While it sounds like an easy win, it should be noted that the burden which must be established in order to win on a promissory estoppel theory is very high. “To support a finding of equitable estoppel the facts necessary to constitute it must be shown with certainty and not taken by argument or inference, nor supplied by intendment, but clearly and satisfactorily proved. This is a significantly higher degree of proof than by the greater weight of the evidence.” Jarrard v. Associates Discount Corp., 99 So.2d 272 (Fla 1957); Barber v. Hatch, 380 So.2d 536 (Fla. 5th DCA 1980). Therefore, the student-athlete will have to establish the facts of the broken promise in a clear and satisfactory manner in order to overcome the burden.


In response, the Coach and the University could respond by stating that while a four-year grant in aid was promised, the actual contract was for a one-year grant in aid. “Promissory estoppel is not available as a remedy when parties have a written contract addressing the relevant issues.” Univ. of Miami v. Intuitive Surgical, Inc., 166 F. App’x. 450, 454 (11th Cir.2006). The coach would argue that the contractual language addresses the issue of how long the promise for grant in aid will last, and therefore promissory estoppel would not apply.


If a student-athlete was successful in his claim of promissory estoppel, then there are three approaches to the issue of what measure of damages are available to the litigant who establishes a claim. They are, “[1] the reliance measure, [2] the expectancy measure, and [3] a flexible or discretionary approach.” Mary E. Becker, Promissory Estoppel Damages, 16 Hofstra L. Rev. 131, 131 n. 1 (1987). The reliance measure is the plurality view across the nation.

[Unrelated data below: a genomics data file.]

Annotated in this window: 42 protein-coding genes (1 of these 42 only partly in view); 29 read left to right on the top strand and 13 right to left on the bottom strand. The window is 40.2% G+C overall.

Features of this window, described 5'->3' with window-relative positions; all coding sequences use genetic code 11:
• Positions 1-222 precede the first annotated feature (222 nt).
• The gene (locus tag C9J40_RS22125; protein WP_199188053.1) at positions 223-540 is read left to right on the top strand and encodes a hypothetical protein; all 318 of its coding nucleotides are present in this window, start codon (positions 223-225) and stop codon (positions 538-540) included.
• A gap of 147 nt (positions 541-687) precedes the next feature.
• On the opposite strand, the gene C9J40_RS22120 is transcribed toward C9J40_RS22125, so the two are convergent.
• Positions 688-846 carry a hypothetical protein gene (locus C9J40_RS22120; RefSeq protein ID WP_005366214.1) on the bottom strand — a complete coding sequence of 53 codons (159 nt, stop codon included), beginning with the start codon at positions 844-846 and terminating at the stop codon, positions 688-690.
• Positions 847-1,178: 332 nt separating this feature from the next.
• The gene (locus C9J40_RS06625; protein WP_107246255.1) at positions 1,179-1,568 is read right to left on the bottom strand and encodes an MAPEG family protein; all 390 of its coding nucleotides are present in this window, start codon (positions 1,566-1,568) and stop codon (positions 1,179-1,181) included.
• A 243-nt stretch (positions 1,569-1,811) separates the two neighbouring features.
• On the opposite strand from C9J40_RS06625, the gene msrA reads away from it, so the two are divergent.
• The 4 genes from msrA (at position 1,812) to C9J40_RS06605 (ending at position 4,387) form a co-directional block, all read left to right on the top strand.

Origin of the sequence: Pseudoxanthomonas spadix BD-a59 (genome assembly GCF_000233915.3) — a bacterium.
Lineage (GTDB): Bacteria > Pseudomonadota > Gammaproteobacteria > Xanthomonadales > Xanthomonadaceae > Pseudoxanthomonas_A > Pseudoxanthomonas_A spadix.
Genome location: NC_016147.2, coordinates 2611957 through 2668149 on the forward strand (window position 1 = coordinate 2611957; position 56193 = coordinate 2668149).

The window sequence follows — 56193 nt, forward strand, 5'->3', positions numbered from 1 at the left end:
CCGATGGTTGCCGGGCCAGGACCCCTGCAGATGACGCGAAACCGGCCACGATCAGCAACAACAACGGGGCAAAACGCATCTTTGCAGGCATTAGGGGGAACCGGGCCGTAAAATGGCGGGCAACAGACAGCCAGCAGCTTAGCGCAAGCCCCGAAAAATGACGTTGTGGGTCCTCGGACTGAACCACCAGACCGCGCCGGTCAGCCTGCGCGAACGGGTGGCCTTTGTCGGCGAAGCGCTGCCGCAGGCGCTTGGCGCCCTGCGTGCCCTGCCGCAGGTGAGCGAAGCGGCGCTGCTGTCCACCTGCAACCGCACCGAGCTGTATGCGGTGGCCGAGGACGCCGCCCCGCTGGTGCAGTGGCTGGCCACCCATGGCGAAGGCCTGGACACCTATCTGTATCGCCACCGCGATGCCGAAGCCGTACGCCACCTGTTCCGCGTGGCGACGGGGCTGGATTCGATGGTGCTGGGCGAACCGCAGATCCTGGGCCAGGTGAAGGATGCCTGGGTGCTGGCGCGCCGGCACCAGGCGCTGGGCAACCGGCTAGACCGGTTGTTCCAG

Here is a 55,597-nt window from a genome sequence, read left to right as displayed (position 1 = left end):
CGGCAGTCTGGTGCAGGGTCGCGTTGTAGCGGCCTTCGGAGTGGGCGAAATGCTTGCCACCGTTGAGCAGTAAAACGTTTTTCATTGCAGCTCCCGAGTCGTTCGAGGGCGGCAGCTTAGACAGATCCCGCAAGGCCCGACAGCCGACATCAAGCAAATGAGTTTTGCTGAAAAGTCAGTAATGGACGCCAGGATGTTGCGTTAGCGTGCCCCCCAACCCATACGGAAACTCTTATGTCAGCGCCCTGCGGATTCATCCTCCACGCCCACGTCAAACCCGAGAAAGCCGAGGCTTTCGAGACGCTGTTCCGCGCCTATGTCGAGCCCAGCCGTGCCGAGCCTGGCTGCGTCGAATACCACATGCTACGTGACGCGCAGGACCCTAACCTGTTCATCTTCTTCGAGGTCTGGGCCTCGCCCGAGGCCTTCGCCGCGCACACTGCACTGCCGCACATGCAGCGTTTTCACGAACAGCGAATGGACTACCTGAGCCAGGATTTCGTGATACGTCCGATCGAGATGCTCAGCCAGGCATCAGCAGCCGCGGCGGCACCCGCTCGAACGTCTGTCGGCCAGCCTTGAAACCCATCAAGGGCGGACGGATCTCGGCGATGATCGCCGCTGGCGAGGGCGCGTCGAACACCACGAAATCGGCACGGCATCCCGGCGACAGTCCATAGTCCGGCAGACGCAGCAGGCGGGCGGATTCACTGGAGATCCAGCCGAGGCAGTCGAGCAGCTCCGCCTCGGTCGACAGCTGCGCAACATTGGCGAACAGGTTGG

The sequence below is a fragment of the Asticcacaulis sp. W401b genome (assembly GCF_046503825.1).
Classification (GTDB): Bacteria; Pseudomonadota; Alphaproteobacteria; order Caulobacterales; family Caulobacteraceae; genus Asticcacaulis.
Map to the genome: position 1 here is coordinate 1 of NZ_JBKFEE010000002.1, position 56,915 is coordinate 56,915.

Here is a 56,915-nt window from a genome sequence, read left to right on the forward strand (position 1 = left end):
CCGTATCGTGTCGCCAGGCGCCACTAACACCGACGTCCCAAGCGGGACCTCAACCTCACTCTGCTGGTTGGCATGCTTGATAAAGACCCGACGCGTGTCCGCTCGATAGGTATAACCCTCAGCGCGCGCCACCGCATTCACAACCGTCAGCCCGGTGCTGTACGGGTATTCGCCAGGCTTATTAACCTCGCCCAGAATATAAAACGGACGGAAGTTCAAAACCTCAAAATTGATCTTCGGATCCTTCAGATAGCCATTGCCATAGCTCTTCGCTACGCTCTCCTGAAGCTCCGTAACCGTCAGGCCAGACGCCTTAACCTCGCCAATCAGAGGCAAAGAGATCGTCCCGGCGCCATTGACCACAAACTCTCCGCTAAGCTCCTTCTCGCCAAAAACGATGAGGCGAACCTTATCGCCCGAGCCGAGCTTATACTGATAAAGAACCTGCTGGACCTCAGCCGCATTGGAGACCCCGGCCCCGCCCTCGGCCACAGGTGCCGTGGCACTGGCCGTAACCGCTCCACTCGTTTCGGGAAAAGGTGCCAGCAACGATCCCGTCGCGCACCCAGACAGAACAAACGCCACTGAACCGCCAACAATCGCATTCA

According to the reliance measure, under promissory estoppel a plaintiff may recover only reliance damages. That is, “the amount necessary to restore the injured party to the position it would have occupied had the promise not been made.” Id. Therefore, the student-athlete would argue that the appropriate damages under this measure would be to pay for the entirety of costs the four-year scholarship would incur.


While the application of promissory estoppel sounds good in theory, it is not an easy doctrine to establish in court, especially under the circumstances of a student-athlete receiving such a promise from a coach when there is a written signed contract to the contrary. However, it is a possible route that a student-athlete could potentially take in order to recover money damages for the broken promise.

3 replies on ““But You Promised Me Four Years!”: A Look Into NCAA Coaches Promises to Athletes, and the Doctrine of Promissory Estoppel”

Hypothetically, if a coach were to promise a student athlete a four year scholarship without actually doing so, I think one can assume that another coach would also make a multi-year offer. That is, I think the SA could possibly leverage these offers into a concrete multi-year offer from various schools.

With that said, the SA could still prefer the renewable, year-to-year “promise” if that school was his top choice, offered more playing time, exposure, etc.

I think leverage is a key issue with regard to the new scholarship rule that could prevent resorting to promissory estoppel.